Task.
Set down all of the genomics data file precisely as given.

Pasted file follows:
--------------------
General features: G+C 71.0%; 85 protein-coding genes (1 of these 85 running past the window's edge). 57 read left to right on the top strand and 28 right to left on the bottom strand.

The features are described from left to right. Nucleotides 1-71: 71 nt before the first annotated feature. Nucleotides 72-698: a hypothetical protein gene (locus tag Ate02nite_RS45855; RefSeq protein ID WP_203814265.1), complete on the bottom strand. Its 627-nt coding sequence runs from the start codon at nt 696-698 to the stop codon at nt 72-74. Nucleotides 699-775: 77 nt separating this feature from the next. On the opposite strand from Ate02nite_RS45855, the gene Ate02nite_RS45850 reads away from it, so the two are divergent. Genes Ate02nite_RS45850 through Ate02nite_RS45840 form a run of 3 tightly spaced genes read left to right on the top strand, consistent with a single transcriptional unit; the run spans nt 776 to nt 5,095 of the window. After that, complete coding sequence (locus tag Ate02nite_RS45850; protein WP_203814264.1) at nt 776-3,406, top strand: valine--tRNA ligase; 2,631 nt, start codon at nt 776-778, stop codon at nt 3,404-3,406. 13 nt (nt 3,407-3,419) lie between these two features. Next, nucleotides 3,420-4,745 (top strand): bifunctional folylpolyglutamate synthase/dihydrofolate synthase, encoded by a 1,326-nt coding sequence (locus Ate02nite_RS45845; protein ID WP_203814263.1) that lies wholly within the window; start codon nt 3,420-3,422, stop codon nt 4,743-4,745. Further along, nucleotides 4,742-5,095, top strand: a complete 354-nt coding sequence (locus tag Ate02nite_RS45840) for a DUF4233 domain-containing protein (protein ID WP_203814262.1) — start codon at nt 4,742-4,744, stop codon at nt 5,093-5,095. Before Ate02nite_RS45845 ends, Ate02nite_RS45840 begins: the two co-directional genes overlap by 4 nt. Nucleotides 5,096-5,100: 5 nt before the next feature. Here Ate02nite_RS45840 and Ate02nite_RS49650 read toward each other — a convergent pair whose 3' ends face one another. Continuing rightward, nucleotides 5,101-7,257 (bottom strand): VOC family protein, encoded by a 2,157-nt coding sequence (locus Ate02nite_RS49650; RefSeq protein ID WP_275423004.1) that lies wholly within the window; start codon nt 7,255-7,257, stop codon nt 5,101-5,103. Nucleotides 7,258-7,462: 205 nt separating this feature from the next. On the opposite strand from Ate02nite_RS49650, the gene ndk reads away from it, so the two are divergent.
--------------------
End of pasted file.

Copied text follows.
General features: G+C 71.0%; 85 protein-coding genes (1 of these 85 running past the window's edge). 57 read left to right on the top strand and 28 right to left on the bottom strand.

The features are described from left to right. Nucleotides 1-71: 71 nt before the first annotated feature. Nucleotides 72-698: a hypothetical protein gene (locus tag Ate02nite_RS45855; RefSeq protein ID WP_203814265.1), complete on the bottom strand. Its 627-nt coding sequence runs from the start codon at nt 696-698 to the stop codon at nt 72-74. Nucleotides 699-775: 77 nt separating this feature from the next. On the opposite strand from Ate02nite_RS45855, the gene Ate02nite_RS45850 reads away from it, so the two are divergent. Genes Ate02nite_RS45850 through Ate02nite_RS45840 form a run of 3 tightly spaced genes read left to right on the top strand, consistent with a single transcriptional unit; the run spans nt 776 to nt 5,095 of the window. After that, complete coding sequence (locus tag Ate02nite_RS45850; protein WP_203814264.1) at nt 776-3,406, top strand: valine--tRNA ligase; 2,631 nt, start codon at nt 776-778, stop codon at nt 3,404-3,406. 13 nt (nt 3,407-3,419) lie between these two features. Next, nucleotides 3,420-4,745 (top strand): bifunctional folylpolyglutamate synthase/dihydrofolate synthase, encoded by a 1,326-nt coding sequence (locus Ate02nite_RS45845; protein ID WP_203814263.1) that lies wholly within the window; start codon nt 3,420-3,422, stop codon nt 4,743-4,745. Further along, nucleotides 4,742-5,095, top strand: a complete 354-nt coding sequence (locus tag Ate02nite_RS45840) for a DUF4233 domain-containing protein (protein ID WP_203814262.1) — start codon at nt 4,742-4,744, stop codon at nt 5,093-5,095. Before Ate02nite_RS45845 ends, Ate02nite_RS45840 begins: the two co-directional genes overlap by 4 nt. Nucleotides 5,096-5,100: 5 nt before the next feature. Here Ate02nite_RS45840 and Ate02nite_RS49650 read toward each other — a convergent pair whose 3' ends face one another. Continuing rightward, nucleotides 5,101-7,257 (bottom strand): VOC family protein, encoded by a 2,157-nt coding sequence (locus Ate02nite_RS49650; RefSeq protein ID WP_275423004.1) that lies wholly within the window; start codon nt 7,255-7,257, stop codon nt 5,101-5,103. Nucleotides 7,258-7,462: 205 nt separating this feature from the next. On the opposite strand from Ate02nite_RS49650, the gene ndk reads away from it, so the two are divergent.